TO TEACH OR TO NOT TO TEACH
student-centred learning experiences envisaged under modern collaborative
learning strategies ensure more active engagement of the learner, more active utilisation of the learners’
thinking skills,” says Suresh Kumar, a former Indian Administrative Service
(IAS) officer, who quit the civil services to found the Ananthamurthy Academy,
the first of its kind in India that adopts contemporary Cooperative Learning
Structures designed to foster academic excellence standards while nurturing
character virtues, interpersonal skills, teamwork, and leadership capacities
among children. The Academy draws its inspiration from the Late Dr.
U.R.Ananthamurthy, Padma Bhushan and Jnanpith Award winner and former Vice
Chancellor of Mahatma Gandhi University.
There have been growing concerns world over about how and what we have been teaching. So we have the chalk and talk method — perhaps the most favoured among teachers. One can’t entirely abandon ‘chalk and talk’, yet how do we evaluate its efficacy in the times that we inhabit?
The ’chalk and talk’ method evolved, some say more than 5000 years ago, out of the belief that children are ‘empty vessels’ and that knowledge can be transferred to, or poured into these empty vessels. Our current understanding about the human mind and about how learning actually takes place clearly shows that the ‘chalk and talk’ approach is outdated and unscientific and that it, at best, results only in incomplete learning. Despite this, teachers continue with ‘chalk and talk’ because it is the easiest way of teaching.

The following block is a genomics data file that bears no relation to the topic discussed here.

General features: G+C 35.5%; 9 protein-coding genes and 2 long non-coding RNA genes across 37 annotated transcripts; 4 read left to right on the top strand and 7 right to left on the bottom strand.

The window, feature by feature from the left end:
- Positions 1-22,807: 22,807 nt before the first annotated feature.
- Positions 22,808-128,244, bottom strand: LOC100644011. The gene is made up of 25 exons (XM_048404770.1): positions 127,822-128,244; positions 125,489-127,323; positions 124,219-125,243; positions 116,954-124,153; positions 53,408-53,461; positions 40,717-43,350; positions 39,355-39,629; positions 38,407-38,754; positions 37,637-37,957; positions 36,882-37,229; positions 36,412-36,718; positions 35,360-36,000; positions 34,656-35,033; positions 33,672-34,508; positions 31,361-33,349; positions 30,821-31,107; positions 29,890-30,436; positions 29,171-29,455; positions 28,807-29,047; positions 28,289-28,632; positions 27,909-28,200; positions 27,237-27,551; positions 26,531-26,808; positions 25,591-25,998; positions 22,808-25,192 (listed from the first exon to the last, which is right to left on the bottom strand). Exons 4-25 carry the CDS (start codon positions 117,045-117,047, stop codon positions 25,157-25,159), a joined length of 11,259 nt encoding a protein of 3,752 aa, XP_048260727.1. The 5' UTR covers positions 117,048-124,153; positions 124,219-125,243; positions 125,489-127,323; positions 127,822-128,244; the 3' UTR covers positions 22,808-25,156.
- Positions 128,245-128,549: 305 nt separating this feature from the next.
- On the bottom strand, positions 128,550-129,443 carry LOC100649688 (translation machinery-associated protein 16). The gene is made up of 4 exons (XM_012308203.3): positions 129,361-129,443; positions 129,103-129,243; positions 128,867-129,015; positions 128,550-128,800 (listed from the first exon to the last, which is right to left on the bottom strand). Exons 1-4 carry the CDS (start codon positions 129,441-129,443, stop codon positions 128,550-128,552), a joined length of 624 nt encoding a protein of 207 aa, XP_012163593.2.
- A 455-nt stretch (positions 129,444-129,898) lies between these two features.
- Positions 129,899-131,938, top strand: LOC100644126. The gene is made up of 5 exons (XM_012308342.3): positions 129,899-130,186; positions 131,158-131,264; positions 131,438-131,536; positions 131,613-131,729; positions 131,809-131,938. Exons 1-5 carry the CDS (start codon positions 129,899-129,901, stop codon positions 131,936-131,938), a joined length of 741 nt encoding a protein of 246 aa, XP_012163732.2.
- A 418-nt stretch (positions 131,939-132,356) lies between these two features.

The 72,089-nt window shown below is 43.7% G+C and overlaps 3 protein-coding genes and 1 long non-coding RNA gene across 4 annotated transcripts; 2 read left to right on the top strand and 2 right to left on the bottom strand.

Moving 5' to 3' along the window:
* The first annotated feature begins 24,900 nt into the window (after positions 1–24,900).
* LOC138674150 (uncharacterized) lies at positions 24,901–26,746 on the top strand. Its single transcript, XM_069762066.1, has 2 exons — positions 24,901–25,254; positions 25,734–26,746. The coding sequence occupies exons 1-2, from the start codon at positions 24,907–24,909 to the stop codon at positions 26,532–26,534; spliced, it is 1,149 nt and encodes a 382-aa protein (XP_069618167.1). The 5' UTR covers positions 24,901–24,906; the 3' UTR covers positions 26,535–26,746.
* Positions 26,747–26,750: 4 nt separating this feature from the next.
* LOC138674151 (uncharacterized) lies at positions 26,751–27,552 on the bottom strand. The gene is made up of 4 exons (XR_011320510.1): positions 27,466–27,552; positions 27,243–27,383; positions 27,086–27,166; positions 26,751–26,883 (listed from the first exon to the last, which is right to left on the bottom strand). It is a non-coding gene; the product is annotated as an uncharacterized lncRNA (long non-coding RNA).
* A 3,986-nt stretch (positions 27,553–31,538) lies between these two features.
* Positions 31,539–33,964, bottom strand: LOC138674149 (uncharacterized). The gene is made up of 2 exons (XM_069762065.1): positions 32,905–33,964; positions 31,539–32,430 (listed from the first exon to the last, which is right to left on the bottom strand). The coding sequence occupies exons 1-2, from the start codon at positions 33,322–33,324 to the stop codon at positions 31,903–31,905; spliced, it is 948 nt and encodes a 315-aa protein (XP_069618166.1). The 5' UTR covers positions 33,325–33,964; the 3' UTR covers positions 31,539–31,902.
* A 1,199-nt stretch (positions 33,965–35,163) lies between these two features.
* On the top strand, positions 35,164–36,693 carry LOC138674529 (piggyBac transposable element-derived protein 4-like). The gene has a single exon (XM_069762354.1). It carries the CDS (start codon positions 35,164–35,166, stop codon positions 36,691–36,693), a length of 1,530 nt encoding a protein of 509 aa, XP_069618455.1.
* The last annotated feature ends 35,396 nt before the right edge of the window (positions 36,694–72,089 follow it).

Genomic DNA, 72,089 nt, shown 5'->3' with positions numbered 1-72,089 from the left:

We now know that all human beings are born with certain innate thinking capabilities. These capabilities have been given to us to help us in our life-long effort to make sense of the world — to construct knowledge, to learn. The most important of these innate thinking skills include: (a) enquiry skills, such as skills for planning and researching, predicting and anticipating; posing and defining problems; asking relevant questions; testing conclusions and improving ideas; (b) information processing skills, such as skills for locating and collecting information, sorting information, classifying, comparing, contrasting, and sequencing; (c) reasoning skills, such as skills for inferring and deducting; skills for articulating reasons for opinions and actions; and skills for taking decisions based on reason and evidence; (d) evaluation skills, such as skills for developing criteria, evaluating information, judging values; and (e) creative skills, such as skills for looking for innovative outcomes, generating and extending ideas, suggesting hypothesis, and applying imagination.
These innate thinking capabilities, with which every human child is born, are continuously used, and practised, strengthened, and honed (up to and beyond ‘skill’ level) as the child goes through meaningful learning events. Since these ‘innate thinking skills’ are meant to be used for learning, any learning that is attempted without the use of these thinking skills would be unnatural and incomplete. In fact, the quality of a learning event is dependent on how far the learner is engaged in the learning process; in other words, on how many and how much of the learner’s thinking skills are involved in the learning experience.
How do you help develop these innate thinking capabilities?